Just like most of the events that happened this year, it’s something I didn’t see coming—my family slipping into the rabbit hole of K-Dramas.
It started with my mom and aunt watching Crash Landing On You back in February out of curiosity. Next thing I know, we’ve got a new smart TV in our living room and they’ve watched more South Korean TV series than I ever did in my nearly five years as a regular K-Drama viewer.
Getting into K-Dramas gave them the perfect distraction from the current situation brought about by the pandemic, and to be honest, it’s fun seeing them fangirl over shows and actors because finally, they understand why I enjoy consuming (or should I say devouring?) South Korean entertainment. Gone are the days when they’d refer to my faves as “mga Koreano mo” because — lol — they now have their own bias list, too!
I’ve never seen them talk so eagerly about shows and celebrities before. They’d go on all day about the production value poured into every episode of whatever show they’re currently watching then squeal like teenagers over photoshoots and teaser trailers featuring their favorite actors. They even catch the latest buzz from K-Dramaland before I do!
I know my family’s not the only one that caught the Korean drama bug this year, so if you think you’re finding yourself in the same situation, here are experience-based signs na kinain na ng K-Drama yung pamilya mo:
Randomly hearing Korean words and expressions at home
From “aisssh” and “aigoo” to “ne” and “geu re,” hearing Korean words and expressions at home has become so common, it’s as though we’re living in our own little K-Drama universe.
It’s actually quite amazing how my family’s picking up Korean so fast and so easily. I wouldn’t be surprised if they’ll put my Korean skills to shame soon — and I studied Korean formally! Classroom setting, books, teachers, and all! (Perhaps, I should teach them hangul next?)
K-Drama OSTs playing all day, every day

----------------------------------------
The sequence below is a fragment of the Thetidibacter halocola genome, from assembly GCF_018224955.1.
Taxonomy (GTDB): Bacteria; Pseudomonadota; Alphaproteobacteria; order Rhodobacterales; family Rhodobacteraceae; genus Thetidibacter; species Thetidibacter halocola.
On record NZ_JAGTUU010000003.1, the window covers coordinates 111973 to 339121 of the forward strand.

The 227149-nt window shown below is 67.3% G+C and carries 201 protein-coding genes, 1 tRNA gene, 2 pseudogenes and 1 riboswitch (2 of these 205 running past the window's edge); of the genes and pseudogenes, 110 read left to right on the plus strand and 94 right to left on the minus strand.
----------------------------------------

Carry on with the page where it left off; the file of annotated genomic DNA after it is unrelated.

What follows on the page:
I used to play K-Pop songs and K-Drama OSTs at a considerably low to audible volume out of consideration for my family whenever I’m not using my earphones. But now, K-Drama OSTs play on loop at home, blasting at full volume.
On some days, we’re stuck with Yoon Mirae or K.Will belting out emotional ballads from various shows, then on other days, we go fun or edgy with tracks from Hospital Playlist, Oh My Venus, The K2, and Doctor John—among many others.
I will never forget how I went to bed while they were watching CLOY and woke up at 5 AM only to find them still watching CLOY. It was the first of many all-nighters they pulled (so far) just to finish a show that hooked them.
How they manage to work and run our household with little to no sleep is a skill I have yet to learn from them.
Sudden fits of laughter, swooning, and sobbing
Nothing to be worried about. They’re not crazy. It’s just the show they’re watching. You can go on about your day, thank you very much.
Becoming experts at memorizing names and faces
“Magkakamukha naman silang lahat!” This was how they described my favorite South Korean celebrities. Now, they can even recognize the actors playing supporting characters and recall from which drama they last saw that particular actor. The effect of spending hours and hours watching K-Dramas and reading updates, I guess.
The M word
That’s merch for you. My mom’s Mang Tae doll from It’s Okay Not To Be Okay sits comfortably next to her prized Dr. Romantic OST album on her work desk. My aunt also squealed in delight when I gifted her a copy of a magazine with Ji Chang Wook on the cover.
Stocking up on popular Korean snacks, drinks, and pantry staples
If you’ll take a peek into our fridge you’re sure to spot kimchi, a jar of citron tea, and a bottle soju — just a few of the Korean products that have become a fixture on our shopping list.
Influenced by K-Dramas, my folks are finding more and more items to try. I remember this one time I found a HUGE box of choco pies in our food cabinet after my family’s supermarket run. When I asked why we have so many choco pies, my aunt said she wanted to try the snack that Yang Se Jong accidentally sat on in Still 17.
The destination for our post-pandemic family trip is set: South Korea (duh.)
South Korea isn’t a new destination for me, my aunt, and my cousin. We’ve gone on a trip to Seoul two years ago, and I’ve also traveled there with friends for K-Pop events. But going with the entire fam would absolutely be an extra-special and exciting experience, with them having seen South Korea in a different light through K-Dramas.
My mom and aunt want to visit K-Drama filming locations and attend a fan meeting. My dad wants to check out both the urban and rural landscapes of South Korea that he sees ever so often in the shows we watch. Then there’s my cousin who wants to indulge in street food again. And, of course, I’m taking the role of their personal trip planner and tour guide.
Did K-Dramas hook your family during the quarantine period? What are your favorite shows?